Standard poodle – canada’s guide to dogs

** — The FCI is the World Canine Organization, which includes 84 members and contract partners (one member per country) that each issue their own pedigrees and train their own judges. The FCI recognizes 339 breeds, with each being the "property" of a specific country. The "owner" countries of the breeds write the standards of these breeds in co-operation with the Standards and Scientific Commissions of the FCI, and the translation and updating are carried out by the FCI. The FCI is not a breed registry nor does it issue pedigrees.

There are several theories of the Poodle’s origins and, while it is regarded as the National Dog of France, the breed’s actual roots may have come from Germany where he is known as the Pudel or Canis Familiaris Aquatius.

The breed is also known as the "French Poodle" and the "Caniche." The Standard Poodle‘s original popularity was largely due to his fame as a Water Retriever. Ancient Egyptian and Roman artefacts depict the Poodle’s ancestors assisting their masters as game nets are brought in, retrieving various game from marshes, and herding animals. The Poodle is said to be related to the Portuguese Water Dog and the Irish Water Spaniel.

The Miniature and Toy varieties were developed as companion dogs and the Toys were said to serve as "hand-warmers" within the large sleeves of nobility during the Rennaissance period and from this, these and other small dogs, came to be known as "sleeve dogs." From as far back as the early 1700s, Miniature and Toy Poodles became popular circus performers and, during the 19th century, Poodles were often seen working with gypsies and other travelling performers who trained them to perform tricks.

The clipping of the Poodle goes back to their working and sporting days when certain areas of the coat were shaved for added mobility when swimming as well as to prevent snagging and other areas were left covered for warmth. The wearing of a ribbon on the topknot is believed to have originated as a means to identify the dog when he was working in water. The travelling gypsies also added to the styles of clips for the performing Poodles who were often dressed in various costumes. Soon, it was discovered that the Poodle could be clipped, dyed and decorated in an endless number of styles.

• Addison’s Disease — Addison’s Disease is a disease where the adrenal glands secrete an insufficient amount of adrenal hormones. Initial symptoms include gastrointestinal problems, such as vomiting, lethargy and poor appetite. When an affected dog is stressed or when potassium levels are high enough to interfere with the heart, more severe symptoms may be seen including severe shock which can be fatal, heart arrythmias can occur or the heart could even stop.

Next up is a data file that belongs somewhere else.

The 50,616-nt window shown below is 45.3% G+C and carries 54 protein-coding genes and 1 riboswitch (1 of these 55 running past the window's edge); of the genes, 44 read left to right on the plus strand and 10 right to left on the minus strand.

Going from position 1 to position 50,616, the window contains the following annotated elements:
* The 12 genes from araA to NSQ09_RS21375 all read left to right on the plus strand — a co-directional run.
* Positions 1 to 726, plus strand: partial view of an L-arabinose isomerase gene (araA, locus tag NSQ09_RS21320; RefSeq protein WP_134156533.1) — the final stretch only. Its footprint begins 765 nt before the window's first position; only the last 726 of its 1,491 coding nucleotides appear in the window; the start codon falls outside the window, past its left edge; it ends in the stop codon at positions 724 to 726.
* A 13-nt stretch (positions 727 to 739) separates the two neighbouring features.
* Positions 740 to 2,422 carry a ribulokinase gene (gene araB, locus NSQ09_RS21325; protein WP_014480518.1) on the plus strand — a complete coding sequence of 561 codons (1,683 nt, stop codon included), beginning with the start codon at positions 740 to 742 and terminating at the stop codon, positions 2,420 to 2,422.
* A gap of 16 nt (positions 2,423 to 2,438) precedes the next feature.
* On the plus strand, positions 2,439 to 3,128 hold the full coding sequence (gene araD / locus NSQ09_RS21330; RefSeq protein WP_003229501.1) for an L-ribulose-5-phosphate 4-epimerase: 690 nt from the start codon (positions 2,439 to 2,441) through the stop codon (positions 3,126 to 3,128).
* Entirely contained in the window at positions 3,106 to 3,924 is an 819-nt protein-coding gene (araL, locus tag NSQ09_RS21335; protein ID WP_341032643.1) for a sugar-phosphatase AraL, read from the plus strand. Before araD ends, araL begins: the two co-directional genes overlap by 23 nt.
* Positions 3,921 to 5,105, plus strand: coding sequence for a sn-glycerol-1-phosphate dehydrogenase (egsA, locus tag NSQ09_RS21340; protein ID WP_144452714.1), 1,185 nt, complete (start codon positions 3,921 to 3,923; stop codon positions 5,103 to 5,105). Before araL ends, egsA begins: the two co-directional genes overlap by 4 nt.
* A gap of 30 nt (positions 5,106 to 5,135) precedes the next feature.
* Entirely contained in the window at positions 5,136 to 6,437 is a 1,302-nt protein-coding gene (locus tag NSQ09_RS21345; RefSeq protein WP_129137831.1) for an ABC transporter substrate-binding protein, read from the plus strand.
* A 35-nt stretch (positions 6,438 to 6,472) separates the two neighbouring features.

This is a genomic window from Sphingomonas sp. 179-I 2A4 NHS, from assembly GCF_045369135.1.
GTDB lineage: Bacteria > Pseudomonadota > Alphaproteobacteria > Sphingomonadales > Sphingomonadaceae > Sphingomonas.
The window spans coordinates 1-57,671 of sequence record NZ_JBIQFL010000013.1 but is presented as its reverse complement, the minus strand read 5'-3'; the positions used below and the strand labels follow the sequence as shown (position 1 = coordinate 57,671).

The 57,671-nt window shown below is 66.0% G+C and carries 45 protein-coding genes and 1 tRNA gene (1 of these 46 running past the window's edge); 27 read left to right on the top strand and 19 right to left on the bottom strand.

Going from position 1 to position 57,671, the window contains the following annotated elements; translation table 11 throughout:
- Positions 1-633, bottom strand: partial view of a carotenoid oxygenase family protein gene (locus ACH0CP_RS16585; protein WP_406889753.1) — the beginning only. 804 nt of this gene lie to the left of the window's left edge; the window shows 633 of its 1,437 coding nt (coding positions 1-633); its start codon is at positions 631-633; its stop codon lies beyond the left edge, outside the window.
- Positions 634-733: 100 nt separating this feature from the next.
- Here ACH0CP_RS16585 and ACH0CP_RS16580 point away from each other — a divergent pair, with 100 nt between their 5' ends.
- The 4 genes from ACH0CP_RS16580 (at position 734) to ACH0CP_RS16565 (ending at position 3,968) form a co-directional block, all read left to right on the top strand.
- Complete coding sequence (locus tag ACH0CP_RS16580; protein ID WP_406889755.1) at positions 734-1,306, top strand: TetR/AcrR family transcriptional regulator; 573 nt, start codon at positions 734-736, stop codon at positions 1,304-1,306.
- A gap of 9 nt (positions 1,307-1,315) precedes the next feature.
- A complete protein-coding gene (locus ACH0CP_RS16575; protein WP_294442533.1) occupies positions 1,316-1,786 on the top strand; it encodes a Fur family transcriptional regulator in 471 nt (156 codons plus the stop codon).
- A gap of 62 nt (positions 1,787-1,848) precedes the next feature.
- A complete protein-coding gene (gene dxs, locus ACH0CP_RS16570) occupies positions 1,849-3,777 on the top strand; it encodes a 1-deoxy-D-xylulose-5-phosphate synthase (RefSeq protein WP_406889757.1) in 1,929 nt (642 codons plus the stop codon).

• Bloat — Gastric Torsion (Gastric Dilatation Volvulus (GDV)) — This condition is caused by a twisting of the stomach and thus trapping the stomach contents and gases resulting in a rapid swelling of the abdomen accompanied by pain and eventual death if untreated. It is a true emergency, requiring immediate veterinary action. This condition is most often seen in large, deep chested breeds. Anyone owning a deep chested breed, susceptible to Bloat should be prepared to handle the emergency procedures necessary, including having readily available the name and phone number of emergency clinics and/or who to call after hours. For more information on what you can do in the case of a Bloat emergency, see First Aid for Bloat in the Health & Nutrition section of the Canada‘s Guide to Dogs website.

• Sebaceous Adenitis — This is a chronic skin disorder resulting from abnormal and/or inflamed, or in some cases a total absence of, sebaceous glands. It is a major problem in the Poodle breed with estimates indicating that 50% of all Standard Poodles are carriers or affected. It can be misdiagnosed as hypothyroidism or allergies and, currently, there is no cure. All breeding animals should have an annual skin biopsy taken by a veterinarian.

• Von Willebrand’s Disease (vWD) — vWD is a blood disorder — a deficiency in clotting factor VIII antigen. Similar to hemophilia in humans, dogs affected by the disease do not effectively utilize their platelets for blood clotting and therefore are more likely to have excessive bleeding episodes upon injury. vWD is a common inherited disorder. A DNA test to detect vWD is available from VetGen.

If you are considering the adoption of a Standard Poodle puppy, or any breed, it is very important to be selective in choosing a responsible and reputable breeder. Ensure that the prospective puppy’s parents have all health clearances. Breeding of any dog should not be done until after they have been proven to be free of evidence of significant hereditary diseases. The responsible Poodle breeder will provide results of x-rays, blood tests, eye examinations, and other tests done on breeding stock for hereditary health problems for which tesing is available. (For more information on selecting a breeder, see the articles on the main Breed Listing and Breeders page.)

• The Poodle Health Registry (PHR) — "The nonprofit PHR is a permanent international open registry for all diseases affecting Poodles, living and dead, of all varieties everywhere in the world. Whether you are a puppy buyer looking for a new Poodle to join your family or a breeder searching for a good match, the PHR will help you make an informed decision."

• Canine Health Information Center (CHIC) — Standard Poodle Requirements — Providing a source of health information for owners, breeders, and scientists that will assist in breeding healthy dogs. CHIC is a centralized canine health database jointly sponsored by the AKC/Canine Health Foundation (AKC/CHF) and the Orthopedic Foundation for Animals (OFA).